Former Bonded Laborers Pray For Liberator Swamy’s Release
By Irudhaya Jothi
Nangathur: Several former bonded laborers in Tamil Nadu are praying for the release of Father Stan Swamy as the Jesuit social activist enters his 100th day in Mumbai’s Taloja Prison on January 15.
“We are praying for Father Stan who had helped liberate our family from landlord’s bondage some 50 years ago,” says Arputham, a Dalit resident of Kalyanampoondi, a village in the Villupuram district of the southern Indian state.
Human rights activists along with the friends and supporters of Father Swamy have planned various program across India to mark Father Swamy’s 100 days in jail and pray for his release.
The Jesuit activist was arrested on October 8, 2020, by the National Investigation Agency (NIA) from his residence near Ranchi, capital of the eastern Indian state of Jharkhand. He was accused of Maoist links and alleged involvement in violence at Bhima-Koregaon village near Pune, western India, on January 1, 2018.
An NIA court then sent to him the jail the following day.
Arputham, 41, says he has not seen Father Swami but heard a lot about how he helped liberate his parents and others from bonds.
Kalyanampoondi is around 170 km south of Chennai, Tamil Nadu capital. The village now has some 250 upper caste and 150 Dalit families.
The Dalits were landless laborers, who worked for the landed higher caste people.
Ganeshan, a former bonded laborer, the landlords served them gruel in mud pots. “Dead worms and insects used to float in the food which was always poured in our hands,” recalled the 64-year-old villager. The Dali laborers never used plates, glasses or cups those days, he added.
Although the village had a primary school in most Dalit children like Ganeshan could not attend it as education was considered the privilege of upper caste.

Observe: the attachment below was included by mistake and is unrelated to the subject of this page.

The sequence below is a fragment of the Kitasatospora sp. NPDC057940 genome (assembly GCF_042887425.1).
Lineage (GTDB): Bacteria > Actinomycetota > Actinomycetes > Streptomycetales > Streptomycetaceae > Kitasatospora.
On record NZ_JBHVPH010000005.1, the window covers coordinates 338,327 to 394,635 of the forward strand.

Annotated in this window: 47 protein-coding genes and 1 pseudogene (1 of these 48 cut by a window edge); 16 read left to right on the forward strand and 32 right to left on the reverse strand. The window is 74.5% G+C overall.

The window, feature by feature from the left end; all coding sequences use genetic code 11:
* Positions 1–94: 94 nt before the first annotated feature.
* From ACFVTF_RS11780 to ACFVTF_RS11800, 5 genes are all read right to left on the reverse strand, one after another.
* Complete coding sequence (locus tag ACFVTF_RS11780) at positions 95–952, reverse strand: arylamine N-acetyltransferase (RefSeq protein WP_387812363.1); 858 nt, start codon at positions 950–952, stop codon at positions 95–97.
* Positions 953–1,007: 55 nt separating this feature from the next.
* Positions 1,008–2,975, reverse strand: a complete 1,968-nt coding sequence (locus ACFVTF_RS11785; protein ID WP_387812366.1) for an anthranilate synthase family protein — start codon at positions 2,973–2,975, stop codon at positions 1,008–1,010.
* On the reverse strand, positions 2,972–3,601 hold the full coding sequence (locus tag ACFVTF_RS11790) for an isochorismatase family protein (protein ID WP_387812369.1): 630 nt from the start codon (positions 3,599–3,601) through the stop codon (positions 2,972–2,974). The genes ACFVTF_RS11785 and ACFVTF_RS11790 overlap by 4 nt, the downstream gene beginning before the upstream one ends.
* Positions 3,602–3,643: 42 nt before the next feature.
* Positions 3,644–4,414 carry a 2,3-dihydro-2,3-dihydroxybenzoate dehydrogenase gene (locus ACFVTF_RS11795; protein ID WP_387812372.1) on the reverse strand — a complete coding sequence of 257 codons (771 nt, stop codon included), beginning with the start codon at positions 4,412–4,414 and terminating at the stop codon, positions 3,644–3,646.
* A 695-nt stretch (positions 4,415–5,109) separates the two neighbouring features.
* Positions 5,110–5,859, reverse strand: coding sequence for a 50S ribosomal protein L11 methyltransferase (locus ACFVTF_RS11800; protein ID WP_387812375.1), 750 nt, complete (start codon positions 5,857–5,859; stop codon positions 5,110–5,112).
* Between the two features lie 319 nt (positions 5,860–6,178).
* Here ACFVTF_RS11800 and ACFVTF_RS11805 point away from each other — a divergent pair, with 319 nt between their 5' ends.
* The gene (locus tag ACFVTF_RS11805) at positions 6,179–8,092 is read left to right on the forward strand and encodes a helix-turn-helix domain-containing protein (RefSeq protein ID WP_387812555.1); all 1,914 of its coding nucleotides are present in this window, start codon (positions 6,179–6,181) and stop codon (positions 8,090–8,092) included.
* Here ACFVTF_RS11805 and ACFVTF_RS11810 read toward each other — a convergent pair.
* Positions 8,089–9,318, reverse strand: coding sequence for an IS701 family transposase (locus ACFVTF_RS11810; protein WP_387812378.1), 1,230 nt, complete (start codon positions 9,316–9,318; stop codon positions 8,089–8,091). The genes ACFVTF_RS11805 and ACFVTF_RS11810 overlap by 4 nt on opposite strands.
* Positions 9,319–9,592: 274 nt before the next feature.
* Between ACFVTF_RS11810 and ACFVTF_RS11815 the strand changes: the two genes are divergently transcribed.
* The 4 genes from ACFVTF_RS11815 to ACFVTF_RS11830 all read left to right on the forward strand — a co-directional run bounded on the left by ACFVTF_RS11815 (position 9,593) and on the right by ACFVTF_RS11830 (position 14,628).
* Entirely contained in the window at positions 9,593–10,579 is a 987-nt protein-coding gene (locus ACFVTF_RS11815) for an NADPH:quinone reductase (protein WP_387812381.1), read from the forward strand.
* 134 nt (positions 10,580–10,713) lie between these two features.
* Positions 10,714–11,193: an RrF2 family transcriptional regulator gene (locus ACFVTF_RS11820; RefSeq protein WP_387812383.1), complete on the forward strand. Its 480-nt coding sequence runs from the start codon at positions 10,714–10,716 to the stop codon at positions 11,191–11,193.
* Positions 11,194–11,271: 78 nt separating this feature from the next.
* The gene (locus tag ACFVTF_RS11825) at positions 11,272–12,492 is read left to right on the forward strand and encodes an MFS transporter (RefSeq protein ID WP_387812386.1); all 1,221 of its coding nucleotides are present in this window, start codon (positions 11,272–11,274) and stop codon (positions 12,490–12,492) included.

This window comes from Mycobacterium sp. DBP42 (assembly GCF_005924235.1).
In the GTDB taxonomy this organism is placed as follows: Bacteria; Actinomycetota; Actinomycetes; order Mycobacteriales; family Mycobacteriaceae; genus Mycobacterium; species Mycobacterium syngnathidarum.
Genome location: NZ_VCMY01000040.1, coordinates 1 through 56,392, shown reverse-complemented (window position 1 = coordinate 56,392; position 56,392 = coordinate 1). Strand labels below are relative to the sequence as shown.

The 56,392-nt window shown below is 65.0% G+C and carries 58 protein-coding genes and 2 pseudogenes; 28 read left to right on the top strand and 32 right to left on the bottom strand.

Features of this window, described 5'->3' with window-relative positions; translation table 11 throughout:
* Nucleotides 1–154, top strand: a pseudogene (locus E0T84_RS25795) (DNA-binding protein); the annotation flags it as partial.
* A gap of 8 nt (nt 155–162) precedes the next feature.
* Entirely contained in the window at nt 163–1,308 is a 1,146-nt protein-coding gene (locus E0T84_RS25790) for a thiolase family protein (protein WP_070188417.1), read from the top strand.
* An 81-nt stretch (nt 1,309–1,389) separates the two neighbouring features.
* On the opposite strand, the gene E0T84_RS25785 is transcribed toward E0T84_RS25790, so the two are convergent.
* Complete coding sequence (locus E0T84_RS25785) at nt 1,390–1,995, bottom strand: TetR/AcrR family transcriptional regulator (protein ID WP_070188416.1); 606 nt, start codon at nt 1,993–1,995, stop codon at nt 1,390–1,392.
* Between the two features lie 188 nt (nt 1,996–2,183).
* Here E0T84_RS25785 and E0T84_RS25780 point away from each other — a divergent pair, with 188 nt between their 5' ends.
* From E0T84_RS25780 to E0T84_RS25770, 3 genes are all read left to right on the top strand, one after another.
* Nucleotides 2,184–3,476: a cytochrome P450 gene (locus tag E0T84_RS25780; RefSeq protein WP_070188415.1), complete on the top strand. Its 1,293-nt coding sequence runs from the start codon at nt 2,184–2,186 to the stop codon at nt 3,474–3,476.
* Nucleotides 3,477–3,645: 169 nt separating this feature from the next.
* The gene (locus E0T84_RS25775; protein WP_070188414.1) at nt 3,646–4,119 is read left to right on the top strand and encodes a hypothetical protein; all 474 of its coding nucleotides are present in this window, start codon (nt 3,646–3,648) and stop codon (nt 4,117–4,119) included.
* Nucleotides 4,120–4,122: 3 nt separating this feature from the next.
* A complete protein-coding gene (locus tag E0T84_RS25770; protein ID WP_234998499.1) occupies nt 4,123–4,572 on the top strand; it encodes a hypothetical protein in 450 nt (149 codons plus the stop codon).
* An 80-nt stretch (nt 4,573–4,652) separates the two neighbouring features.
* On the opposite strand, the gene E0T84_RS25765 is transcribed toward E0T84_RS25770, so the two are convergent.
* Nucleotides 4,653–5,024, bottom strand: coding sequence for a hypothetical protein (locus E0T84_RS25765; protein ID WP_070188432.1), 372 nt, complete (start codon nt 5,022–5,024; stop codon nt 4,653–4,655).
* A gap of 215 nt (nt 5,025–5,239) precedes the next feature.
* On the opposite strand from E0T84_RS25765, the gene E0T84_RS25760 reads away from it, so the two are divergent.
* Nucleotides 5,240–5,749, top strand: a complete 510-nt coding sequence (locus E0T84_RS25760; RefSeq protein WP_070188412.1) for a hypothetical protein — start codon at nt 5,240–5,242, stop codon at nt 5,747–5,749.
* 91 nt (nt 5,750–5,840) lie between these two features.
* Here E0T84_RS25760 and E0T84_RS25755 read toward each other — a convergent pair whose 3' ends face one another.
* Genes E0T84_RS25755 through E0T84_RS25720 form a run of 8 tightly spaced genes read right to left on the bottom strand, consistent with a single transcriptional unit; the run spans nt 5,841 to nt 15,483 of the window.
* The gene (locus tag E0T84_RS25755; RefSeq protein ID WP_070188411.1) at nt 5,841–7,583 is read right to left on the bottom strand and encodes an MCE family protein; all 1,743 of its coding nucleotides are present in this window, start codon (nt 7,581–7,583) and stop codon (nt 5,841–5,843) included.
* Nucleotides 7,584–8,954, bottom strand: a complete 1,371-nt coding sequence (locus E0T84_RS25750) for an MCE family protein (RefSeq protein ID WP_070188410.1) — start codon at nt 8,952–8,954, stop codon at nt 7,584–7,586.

“Instead we went to the landlord’s fields along with our parents for food. We joined the workforce at a very young age. When we became little order, we were asked to graze cows,” Ganeshan explained his childhood.
The child laborers were given only food twice but no remunerations.
Arputham’s elder brother Gnana Pragasam, said he has been praying for the release of Father Swamy, who got him released from bonds
He started working from the age of 6 for 15 rupees a month until his release in 1977 through the Jesuit’s intervention.
“I used to take care of the landlords’ goats and cows,” said Pragasam, who is now 53. He also had to clean the cow shed, carry cow dung to the field, cut grass for the cows and leaves for the goats.
The situation changed after a bonded laborer, Narasiman, ran to neighboring village of Nangathur after his landlord tied him to a tree and beat him for a minor mistake. He wanted justice and liberation from the bondage.
The Jesuit priest, who was then working in Indian Social Institute, Bangalore (now Bengaluru), had come to Nangathur, a parish under the Pondicherry-Cuddalore archdiocese. He took village leaders from Nangathur along to Kalyanampoondi and demanded a meeting with the landlords to settle the issue once and for all.
At the end of one hour meeting it was decided that no one would work as bond laborer and the Dalit landless people were free to choose their work and life, recalls Narasiman, who is now 72.
Father Swamy and his confrere Claude D’Souza encouraged socially conscious teachers and retired soldiers in surrounding villages to build a movement against the practice of untouchability and exploitation of the Dalit people.
Arputham, who now takes parts in the local parish activities, says children of recused bonded laborers like him are educated and settled with secure jobs in major cities and towns.
“Our village has been transformed in to a paradise in the past four decades,” he added.
Former thatched mud houses have been replaced with pucca buildings. “All children are educated and many are working in the neighboring cities and towns,” he added.
Some have bought the land where once they and their parents had worked as bonded laborers.
One of villagers, Veerasamy, 85, thank Father Swamy for liberating them to “live our lives as we decide.” The octogenarian did not move out of the village but his children now work in cities and send enough money for him to live comfortably.
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